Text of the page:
While many are sniggering (to put it lightly) at the latest gambit by the government – have you not heard of Malaysia’s upcoming flying car? – it’s easy to forget that another new car project is (supposed to be) brewing in the background. We are of course talking about the new national car project (NNCP), which by the way, has missed the timelines announced in October 2018.

Then, entrepreneur development minister Datuk Seri Mohd Redzuan Yusof said that the NNCP will have its name announced by the end of 2018, with a prototype scheduled for early 2019, ahead of a 2020 roll out.

The vehicle is to feature semi-autonomous driving capability, and will be safe and cheap, we were told. Early this year, there was word that the identity of the company leading the NNCP would be announced on January 28, but that day passed by without any NNCP news.

The dates mentioned above have come and gone, and there’s no company, name or prototype to be seen. There is however a small update. According to Mohd Redzuan, who by the way also announced the flying car idea, the government is currently considering technology partnerships to develop the third national car. This is important to ensure the technologies chosen are appropriate and sustainable, Bernama reported.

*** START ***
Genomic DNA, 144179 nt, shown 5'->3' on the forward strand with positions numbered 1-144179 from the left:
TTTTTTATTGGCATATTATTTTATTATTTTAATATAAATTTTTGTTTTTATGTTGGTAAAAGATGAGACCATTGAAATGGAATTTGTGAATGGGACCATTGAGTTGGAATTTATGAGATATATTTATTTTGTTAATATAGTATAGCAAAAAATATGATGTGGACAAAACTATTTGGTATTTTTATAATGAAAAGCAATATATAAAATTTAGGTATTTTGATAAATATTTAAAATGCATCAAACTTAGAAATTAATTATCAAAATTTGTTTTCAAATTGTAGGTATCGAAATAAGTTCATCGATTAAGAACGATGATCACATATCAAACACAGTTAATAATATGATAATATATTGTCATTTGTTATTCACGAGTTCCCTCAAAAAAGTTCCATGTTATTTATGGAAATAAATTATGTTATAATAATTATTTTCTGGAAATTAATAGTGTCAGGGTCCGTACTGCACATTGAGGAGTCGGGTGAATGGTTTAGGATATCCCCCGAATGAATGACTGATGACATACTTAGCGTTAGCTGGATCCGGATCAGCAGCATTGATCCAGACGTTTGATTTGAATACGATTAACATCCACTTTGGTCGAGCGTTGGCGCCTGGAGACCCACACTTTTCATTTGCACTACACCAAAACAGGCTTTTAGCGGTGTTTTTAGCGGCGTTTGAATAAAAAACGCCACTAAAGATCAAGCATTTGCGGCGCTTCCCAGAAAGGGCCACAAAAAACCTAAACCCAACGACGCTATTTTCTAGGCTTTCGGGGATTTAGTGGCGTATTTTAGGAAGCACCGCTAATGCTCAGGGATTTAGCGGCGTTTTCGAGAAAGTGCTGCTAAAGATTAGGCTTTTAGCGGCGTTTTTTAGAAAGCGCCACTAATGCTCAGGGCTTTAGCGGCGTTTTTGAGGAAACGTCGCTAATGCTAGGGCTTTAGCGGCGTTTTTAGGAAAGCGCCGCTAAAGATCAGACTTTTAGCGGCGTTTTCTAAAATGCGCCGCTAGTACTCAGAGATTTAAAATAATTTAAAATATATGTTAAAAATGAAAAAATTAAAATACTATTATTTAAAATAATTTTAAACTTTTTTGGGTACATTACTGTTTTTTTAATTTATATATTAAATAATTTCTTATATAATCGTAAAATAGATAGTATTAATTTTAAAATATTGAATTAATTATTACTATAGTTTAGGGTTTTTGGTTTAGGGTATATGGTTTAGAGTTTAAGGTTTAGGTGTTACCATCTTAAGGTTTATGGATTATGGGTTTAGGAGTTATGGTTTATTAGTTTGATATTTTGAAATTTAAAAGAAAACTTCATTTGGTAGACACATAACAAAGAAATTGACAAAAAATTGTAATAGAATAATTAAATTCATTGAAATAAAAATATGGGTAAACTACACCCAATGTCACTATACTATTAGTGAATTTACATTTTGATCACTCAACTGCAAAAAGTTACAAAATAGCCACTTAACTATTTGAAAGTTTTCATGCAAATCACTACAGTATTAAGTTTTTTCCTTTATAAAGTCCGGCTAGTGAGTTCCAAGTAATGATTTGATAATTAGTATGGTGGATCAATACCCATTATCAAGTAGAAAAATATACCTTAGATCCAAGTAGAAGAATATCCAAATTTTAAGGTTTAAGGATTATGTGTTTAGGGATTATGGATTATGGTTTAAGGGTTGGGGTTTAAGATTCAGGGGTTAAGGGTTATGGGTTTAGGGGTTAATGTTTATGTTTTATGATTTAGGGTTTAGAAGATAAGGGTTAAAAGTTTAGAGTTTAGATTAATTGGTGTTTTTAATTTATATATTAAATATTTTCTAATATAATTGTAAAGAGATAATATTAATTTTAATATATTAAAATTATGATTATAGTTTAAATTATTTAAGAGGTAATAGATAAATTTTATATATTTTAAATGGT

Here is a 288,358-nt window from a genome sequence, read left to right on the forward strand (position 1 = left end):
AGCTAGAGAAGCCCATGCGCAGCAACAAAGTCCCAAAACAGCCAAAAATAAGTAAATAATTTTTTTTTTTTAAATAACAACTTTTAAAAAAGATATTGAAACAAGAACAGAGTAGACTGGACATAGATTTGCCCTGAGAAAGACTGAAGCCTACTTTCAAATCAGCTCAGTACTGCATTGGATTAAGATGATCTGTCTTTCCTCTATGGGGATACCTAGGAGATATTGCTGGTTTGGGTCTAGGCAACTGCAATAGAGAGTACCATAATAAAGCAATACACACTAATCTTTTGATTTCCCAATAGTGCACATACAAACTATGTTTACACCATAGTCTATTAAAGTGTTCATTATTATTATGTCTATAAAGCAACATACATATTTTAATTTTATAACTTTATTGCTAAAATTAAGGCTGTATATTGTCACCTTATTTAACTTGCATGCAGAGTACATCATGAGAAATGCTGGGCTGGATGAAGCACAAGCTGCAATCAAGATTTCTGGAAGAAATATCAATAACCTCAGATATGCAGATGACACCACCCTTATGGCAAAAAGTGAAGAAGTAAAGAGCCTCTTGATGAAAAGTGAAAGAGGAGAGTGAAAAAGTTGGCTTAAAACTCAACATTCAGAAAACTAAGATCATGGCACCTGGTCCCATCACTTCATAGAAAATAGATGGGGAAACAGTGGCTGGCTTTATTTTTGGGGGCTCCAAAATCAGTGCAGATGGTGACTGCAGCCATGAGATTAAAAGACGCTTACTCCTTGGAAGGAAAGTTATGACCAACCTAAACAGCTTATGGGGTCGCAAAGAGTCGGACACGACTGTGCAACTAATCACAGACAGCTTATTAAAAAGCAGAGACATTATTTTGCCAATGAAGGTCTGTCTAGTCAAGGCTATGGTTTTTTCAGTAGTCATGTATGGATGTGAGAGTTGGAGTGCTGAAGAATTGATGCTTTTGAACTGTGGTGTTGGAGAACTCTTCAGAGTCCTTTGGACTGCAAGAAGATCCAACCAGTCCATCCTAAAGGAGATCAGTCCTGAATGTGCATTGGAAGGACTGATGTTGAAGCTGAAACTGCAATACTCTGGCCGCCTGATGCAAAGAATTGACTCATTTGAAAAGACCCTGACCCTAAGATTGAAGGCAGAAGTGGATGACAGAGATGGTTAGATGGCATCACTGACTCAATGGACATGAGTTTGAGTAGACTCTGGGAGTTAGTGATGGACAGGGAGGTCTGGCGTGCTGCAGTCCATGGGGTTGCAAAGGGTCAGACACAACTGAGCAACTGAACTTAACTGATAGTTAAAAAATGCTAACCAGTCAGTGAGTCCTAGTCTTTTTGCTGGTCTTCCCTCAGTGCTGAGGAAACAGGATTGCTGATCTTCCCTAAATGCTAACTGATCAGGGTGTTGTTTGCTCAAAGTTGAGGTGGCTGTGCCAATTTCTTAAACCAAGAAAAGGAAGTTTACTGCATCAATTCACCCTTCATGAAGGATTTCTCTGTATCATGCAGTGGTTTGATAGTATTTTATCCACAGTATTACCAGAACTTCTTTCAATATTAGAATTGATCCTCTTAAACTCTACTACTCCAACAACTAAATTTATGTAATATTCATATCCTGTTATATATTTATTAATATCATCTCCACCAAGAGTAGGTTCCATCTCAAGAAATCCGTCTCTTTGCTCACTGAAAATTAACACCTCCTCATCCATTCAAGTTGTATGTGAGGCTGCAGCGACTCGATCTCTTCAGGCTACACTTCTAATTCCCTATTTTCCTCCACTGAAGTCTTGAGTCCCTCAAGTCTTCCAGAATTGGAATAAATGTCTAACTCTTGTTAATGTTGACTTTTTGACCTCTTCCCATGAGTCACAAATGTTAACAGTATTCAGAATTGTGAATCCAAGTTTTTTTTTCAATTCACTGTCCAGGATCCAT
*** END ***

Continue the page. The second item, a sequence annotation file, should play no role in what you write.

“We have received many suggestions from various quarters, and we will shortlist each of them. This is not easy (to be decided on) because it needs to be discussed at the National Development Council level, and I expect us to reach a decision within this year,” he told reporters in Putrajaya yesterday.

According to the report, Mohd Redzuan said the government was currently focusing on making Malaysia an automobile manufacturing country, and that the government would focus on ‘Extended Range Vehicles’ for the NNCP as it was deemed more affordable.

No elaboration, but they could have probably meant range extender EVs, as opposed to full battery electric vehicles. Back in August 2018, before the official NNCP announcement, prime minister Tun Dr Mahathir Mohamad said that Malaysia will be seeking assistance from Japanese automakers for the third national car project, and he name-dropped Nissan and Toyota then.

If ‘Extended Range Vehicles’ does indeed refer to range extender EVs, Nissan currently has such technology. The Nissan Note e-Power – on sale in Japan since late 2016 and displayed at KLIMS 2018; ETCM has indicated interest in the tech – is technically an EV, but there’s no socket for plug-in charging like the Nissan Leaf.

Instead, there’s a 79 PS/103 Nm 1.2 litre three-cylinder engine acting solely as a generator for the 109 PS/254 Nm electric motor from the previous Leaf. The petrol engine is not connected to the driven wheels, so this isn’t like the hybrids that we know. Nissan says that the e-Power system provides the benefits of an electric motor – such as maximum torque from standstill – without the accompanying range anxiety.

Nissan is also one of the more advanced carmakers when it comes to autonomous tech (read more on its ProPilot tech here) and “semi-autonomous” was mentioned in the NNCP announcement. So, could we be looking at a Nissan-backed third national car with e-Power and ProPilot tech?

GALLERY: Nissan Note e-Power at KLIMS 2018